Also today: Niger Delta rebel group decides not to mend its ways; Zimbabweans to show how it’s done on AU peace and security council; More fuel poured on Sudan’s election fires as candidates rejected; Chinese join the West in fighting Somali pirates; Burundians sniff out coup plot.
Brother Leader gives up fight to stay on as AU chairman
Ever since Libya’s Muammar Gaddafi rode into Durban for the launch of the African Union in 2002 with a huge entourage peppered with Amazonian female bodyguards, the 53-member body must have given a collective groan. The “Golden Leader” arrived complete with 60 armoured vehicles, guns and a container ship loaded with goat carcasses. Nearly eight years later, the Brother Leader and Guide of the Revolution has failed in his effort stay on as boss of the AU after his one-year rotating chairmanship juddered to a close. Now, you can hear the collective sighs of relief. Malawi’s President Bingu wa Mutharika succeeded him this weekend, and will continue to lead the process of Africa’s political unification. It’ll be a hard task. Gaddafi said in his farewell speech that running the AU was like building an atomic bomb (something Gaddafi has some idea about), referring to extremely long meetings that he said were really useless. Bro Leader is a seriously ambitious man. Last year, at a South America-Africa summit in Venezuela, he and his host, Hugo Chávez, called for an “anti-imperialist” African and Latin -American version of Nato, to stop Westerners from telling developing countries what to do. Perhaps a recent deal with Russia to supply Libya with small-arms, fighter aircraft, tanks and a sophisticated air defence system for $1.8 billion is part of this vision. Happily for many, sadly for journalists, Gaddafi is now out of the picture. Photo: Reuters.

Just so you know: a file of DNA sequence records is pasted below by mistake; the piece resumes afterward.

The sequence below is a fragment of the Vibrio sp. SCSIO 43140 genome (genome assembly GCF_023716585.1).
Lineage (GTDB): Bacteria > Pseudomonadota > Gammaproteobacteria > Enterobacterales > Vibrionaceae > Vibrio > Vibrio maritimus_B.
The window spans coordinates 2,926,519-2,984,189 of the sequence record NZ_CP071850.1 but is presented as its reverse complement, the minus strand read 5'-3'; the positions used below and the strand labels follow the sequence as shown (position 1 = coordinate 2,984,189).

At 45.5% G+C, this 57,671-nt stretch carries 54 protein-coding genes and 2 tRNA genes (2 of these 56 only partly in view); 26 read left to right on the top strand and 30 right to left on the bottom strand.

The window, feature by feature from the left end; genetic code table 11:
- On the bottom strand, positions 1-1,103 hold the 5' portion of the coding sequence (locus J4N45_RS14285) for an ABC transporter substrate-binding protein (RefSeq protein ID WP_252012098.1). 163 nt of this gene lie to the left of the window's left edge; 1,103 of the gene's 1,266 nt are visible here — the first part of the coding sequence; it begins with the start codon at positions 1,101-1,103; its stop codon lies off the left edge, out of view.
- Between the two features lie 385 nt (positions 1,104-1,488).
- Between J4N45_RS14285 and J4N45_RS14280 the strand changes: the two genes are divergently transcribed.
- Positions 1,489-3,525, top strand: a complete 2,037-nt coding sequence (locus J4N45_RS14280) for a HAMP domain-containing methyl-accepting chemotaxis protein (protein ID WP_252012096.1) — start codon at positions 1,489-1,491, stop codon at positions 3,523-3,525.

Niger Delta rebel group decides not to mend its ways
The Movement for the Emancipation of the Niger Delta (Mend) said it’s ending a ceasefire it declared last year in return for a presidential amnesty. The amnesty promised thousands of fighters education and jobs, and a $10 billion capital injection into the local economy. Now, Mend says it doesn’t believe the government will give Delta residents a greater share of profits from oil resources, and warned major oil companies to prepare for what it called a renewed onslaught against installations and personnel. One faction of the group didn’t take the amnesty from President Umaru Yar Adua, but it’s not yet clear whether this is where the threat will come from. Yar’Adua has been in hospital in Saudi Arabia for more than two months being treated for heart problems. Since then, Nigeria’s notoriously corrupt political environment has started to unravel. Mend is known for kidnapping foreign oil workers and causing general mayhem among the pipelines that cross the Delta. The call for renewed war is bad news indeed.
Zimbabweans to show how it’s done on AU peace and security council
Zimbabwe will take up a three-year term on the African Union’s peace and security council as reward for its power-sharing deal between President Robert Mugabe and Prime Minister Morgan Tsvangirai, joining new members Kenya, Burundi and Equatorial Guinea. The council tries to resolve conflicts between the AU’s 53-member states and has its work cut out from Madagascar to Mauritania and Guinea, all of which suffered recent coups. It would be nice to believe that Zimbabwe’s limited experience in restoring peace will give it currency on this body. But widespread violence in places such as Somalia, the Democratic Republic of Congo and Chad, and ongoing abuses in Zimbabwe itself, make the appointment purely symbolic.